Tuesday at 15:40 in S6

If there is at least one student who does not understand Czech, the lectures will be in English; but you may ask questions in Czech during the lectures.

Entry in SIS, syllabus

**Topics:**

- Introduction: drawings of graphs, topological graphs, geometric graphs
- The Hanani–Tutte theorem (weak, strong, and unified) and an algebraic algorithm for planarity testing
- Thrackles, thrackle conjecture
- The Jordan curve theorem and the nonplanarity of K_{3,3} (Thomassen's proof)
- Crossing numbers of a graph
- Extremal results for topological and geometric graphs without forbidden substructures (k disjoint edges, k crossing edges)

**Literature:** (will be updated during the semester)

- Chapters from lecture notes for Janos Pach's course at EPFL with a partial overlap with this course:
- Chapter 1 - Introduction about drawings of graphs and planar graphs
- Chapter 2 (updated 7. 3. 2017) - Characterizations of planar graphs, Hanani–Tutte theorems, algebraic algorithm for planarity testing
- Chapter 4 - Crossing numbers, thrackles
- Chapter 5 - Extremal results for forbidden crossing edges or disjoint edges

- Unified Hanani–Tutte theorem, updated version (28. 3. 2017) - corrected proof of Case 2
- János Pach and Ethan Sterling, Conway's Conjecture for Monotone Thrackles
- C. Thomassen, The Jordan–Schönflies theorem and the classification of surfaces - An elementary proof of the Jordan curve theorem
- Géza Tóth, Note on Geometric Graphs - Upper bound on the number of edges in geometric graphs with no k+1 disjoint edges
- On Geometric Graphs with No k Pairwise Parallel Edges, Graph drawing with no k pairwise crossing edges - Upper bound on the number of edges in geometric graphs with no k pairwise crossing edges

- Basic notions: topological graph, simple topological graph, geometric graph, plane graph, planar graph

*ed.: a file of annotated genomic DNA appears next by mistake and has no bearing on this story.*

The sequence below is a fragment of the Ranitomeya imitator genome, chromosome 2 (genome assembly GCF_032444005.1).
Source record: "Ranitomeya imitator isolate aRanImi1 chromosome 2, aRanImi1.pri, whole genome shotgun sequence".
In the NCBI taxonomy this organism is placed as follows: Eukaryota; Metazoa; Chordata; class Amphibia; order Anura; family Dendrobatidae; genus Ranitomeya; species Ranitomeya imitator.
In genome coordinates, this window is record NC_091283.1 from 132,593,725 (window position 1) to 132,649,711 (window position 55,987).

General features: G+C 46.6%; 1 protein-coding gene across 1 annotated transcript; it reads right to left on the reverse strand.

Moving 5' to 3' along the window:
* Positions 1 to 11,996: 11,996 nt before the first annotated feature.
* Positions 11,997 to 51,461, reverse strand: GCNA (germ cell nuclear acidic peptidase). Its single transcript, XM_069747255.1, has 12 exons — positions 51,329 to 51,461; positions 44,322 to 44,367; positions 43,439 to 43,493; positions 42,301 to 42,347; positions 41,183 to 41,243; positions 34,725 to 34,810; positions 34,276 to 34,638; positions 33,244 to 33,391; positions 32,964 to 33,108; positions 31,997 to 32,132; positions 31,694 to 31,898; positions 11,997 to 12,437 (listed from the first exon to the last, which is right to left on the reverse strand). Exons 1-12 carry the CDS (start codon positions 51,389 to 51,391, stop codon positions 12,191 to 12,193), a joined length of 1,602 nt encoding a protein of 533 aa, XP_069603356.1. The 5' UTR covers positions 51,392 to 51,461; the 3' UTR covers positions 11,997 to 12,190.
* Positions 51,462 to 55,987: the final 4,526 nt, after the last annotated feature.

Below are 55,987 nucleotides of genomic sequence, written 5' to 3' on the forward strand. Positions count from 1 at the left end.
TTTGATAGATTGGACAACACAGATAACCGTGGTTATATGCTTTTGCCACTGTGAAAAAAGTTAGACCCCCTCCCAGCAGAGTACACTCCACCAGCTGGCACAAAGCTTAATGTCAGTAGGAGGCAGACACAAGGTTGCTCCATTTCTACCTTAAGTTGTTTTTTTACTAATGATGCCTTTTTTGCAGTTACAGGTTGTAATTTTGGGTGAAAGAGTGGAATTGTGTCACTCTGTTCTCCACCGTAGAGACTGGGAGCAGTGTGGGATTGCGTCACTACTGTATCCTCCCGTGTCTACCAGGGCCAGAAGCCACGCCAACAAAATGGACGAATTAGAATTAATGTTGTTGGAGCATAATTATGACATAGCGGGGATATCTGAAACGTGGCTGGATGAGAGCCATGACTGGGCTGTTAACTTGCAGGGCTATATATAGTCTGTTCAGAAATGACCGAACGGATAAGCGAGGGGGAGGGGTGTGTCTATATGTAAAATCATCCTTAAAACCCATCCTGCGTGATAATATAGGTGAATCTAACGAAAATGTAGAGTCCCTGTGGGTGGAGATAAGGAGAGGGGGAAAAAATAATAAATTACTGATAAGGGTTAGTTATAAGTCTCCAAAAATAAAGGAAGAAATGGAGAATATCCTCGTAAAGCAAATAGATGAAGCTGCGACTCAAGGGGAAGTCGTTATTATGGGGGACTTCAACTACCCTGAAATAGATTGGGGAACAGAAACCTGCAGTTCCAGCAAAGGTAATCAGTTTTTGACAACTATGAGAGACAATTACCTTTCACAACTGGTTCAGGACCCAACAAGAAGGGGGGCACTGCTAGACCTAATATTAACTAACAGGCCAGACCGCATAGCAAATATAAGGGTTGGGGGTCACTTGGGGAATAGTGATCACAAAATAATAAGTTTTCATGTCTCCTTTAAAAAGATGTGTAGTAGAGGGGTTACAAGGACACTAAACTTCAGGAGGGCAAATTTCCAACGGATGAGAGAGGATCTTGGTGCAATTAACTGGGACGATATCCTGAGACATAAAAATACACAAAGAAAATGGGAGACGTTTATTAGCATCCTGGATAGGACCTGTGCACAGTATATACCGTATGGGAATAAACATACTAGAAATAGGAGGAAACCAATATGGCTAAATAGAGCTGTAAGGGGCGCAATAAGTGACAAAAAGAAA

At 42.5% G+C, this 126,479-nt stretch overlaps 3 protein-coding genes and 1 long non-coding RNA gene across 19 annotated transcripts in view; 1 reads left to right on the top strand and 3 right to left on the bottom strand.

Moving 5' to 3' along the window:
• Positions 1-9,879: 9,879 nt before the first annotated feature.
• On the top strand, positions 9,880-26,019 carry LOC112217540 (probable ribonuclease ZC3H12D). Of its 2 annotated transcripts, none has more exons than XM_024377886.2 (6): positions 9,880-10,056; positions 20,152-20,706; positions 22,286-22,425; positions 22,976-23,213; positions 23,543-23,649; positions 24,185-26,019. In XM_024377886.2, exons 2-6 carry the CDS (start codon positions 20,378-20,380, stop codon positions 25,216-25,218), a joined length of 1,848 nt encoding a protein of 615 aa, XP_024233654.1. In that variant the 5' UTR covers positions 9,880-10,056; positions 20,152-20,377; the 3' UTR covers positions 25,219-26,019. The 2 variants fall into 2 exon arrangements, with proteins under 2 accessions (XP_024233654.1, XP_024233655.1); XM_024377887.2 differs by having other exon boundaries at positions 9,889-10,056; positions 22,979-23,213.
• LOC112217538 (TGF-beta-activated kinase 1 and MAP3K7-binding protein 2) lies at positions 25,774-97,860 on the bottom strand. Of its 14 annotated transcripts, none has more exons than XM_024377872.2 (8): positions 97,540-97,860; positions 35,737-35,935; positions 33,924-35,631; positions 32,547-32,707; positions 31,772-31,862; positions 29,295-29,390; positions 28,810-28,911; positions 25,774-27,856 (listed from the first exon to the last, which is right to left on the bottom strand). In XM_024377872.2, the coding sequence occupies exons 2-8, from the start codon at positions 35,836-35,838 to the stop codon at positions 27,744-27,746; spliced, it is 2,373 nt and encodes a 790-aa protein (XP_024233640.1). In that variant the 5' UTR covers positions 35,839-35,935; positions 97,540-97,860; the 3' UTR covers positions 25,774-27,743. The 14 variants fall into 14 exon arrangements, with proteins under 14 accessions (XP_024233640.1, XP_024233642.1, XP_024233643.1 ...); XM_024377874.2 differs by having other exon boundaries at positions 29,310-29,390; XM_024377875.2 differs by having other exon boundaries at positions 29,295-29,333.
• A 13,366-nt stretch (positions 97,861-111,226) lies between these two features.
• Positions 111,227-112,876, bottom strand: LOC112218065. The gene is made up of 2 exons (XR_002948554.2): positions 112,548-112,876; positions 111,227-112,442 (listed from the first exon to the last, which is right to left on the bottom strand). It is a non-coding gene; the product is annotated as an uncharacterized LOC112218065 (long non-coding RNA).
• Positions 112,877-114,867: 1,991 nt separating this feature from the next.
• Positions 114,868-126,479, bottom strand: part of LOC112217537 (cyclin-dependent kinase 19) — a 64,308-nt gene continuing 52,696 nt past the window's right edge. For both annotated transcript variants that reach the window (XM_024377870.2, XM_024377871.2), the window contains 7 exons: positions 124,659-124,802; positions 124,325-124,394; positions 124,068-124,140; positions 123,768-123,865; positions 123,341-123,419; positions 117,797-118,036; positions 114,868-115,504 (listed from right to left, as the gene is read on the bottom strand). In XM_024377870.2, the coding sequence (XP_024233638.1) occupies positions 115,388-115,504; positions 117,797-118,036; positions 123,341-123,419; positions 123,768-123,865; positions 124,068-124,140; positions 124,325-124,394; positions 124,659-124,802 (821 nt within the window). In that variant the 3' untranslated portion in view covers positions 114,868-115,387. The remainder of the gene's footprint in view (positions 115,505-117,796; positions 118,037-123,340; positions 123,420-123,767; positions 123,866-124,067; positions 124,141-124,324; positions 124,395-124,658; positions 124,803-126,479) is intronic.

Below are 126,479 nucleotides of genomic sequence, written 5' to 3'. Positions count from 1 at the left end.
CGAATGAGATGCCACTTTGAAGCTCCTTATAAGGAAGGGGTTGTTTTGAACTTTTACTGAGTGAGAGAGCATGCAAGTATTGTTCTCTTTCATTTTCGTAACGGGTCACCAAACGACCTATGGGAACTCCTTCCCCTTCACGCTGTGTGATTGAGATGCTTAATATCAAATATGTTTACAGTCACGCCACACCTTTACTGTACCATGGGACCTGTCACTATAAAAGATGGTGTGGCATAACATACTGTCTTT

- Statements of the Jordan curve theorem and the Jordan–Schönflies theorem
- Characterization of planar graphs: statements of Kuratovski's theorem, Wagner's theorem, Euler's formula, upper bound on the number of edges, Fáry's theorem
- Motivating question: what is the maximum possible number of edges in a simple topological graph (or a geometric graph) with no pair of disjoint edges?
- A "very weak" Hanani–Tutte theorem with a sketch of a proof

- The (strong) Hanani–Tutte theorem with a sketch of a proof
- Algebraic algorithm for planarity testing, using the strong Hanani–Tutte theorem

- The weak Hanani–Tutte theorem, two proofs
- Unified Hanani–Tutte theorem, first part of a proof (induction step for graphs with vertex connectivity 0 or 1)

- Thrackle, examples, Conway's thrackle conjecture
- Proof of the thrackle conjecture for geometric thrackles, outerplanar thrackles and monotone thrackles

- Unified Hanani–Tutte theorem: sketch of a proof of the induction step for graphs with vertex connectivity 2, proof for 3-connected graphs
- Basic topological definitions: path-connected set, open set, closed set, interior, closure, boundary; simple polygonal arc, simple polygonal closed curve

- The Jordan curve theorem, Thomassen's proof, part 1: the complement of a simple closed curve in the plane has at least two regions. [Lemma 2.1 - Proposition 2.6 in the paper]

- The Jordan curve theorem, Thomassen's proof, part 2: the complement of a simple closed curve in the plane has at most two regions. [Lemma 2.7 - Theorem 2.12 in the paper]

- Turán-type problems for geometric graphs
- The number of edges in a geometric graph with n vertices and no k disjoint edges is at most k^4 n

- The number of edges in a geometric graph with n vertices and no k+1 disjoint edges is at most 2^9 k^2 n

- The number of edges in a geometric graph with n vertices and no k pairwise crossing edges is at most O(R(k,k)^2 n log n). Analogous proof is possible for x-monotone drawings. (Theorem about N-shaped subsequences stated without proof)

- Crossing lemma
- Szemeredi–Trotter theorem about point-line incidences
- The number of lines containing at least k points out of n given points is O(n^2/k^3)
- An upper bound O(n^{4/3}) on the number of unit distances among n points in the plane

- Bisection width b(G), lower bound on the crossing number of G using its bisection width and the sum of squared degrees (without proof)
- Stronger crossing lemma for graphs with no C_4 (sketch of proof)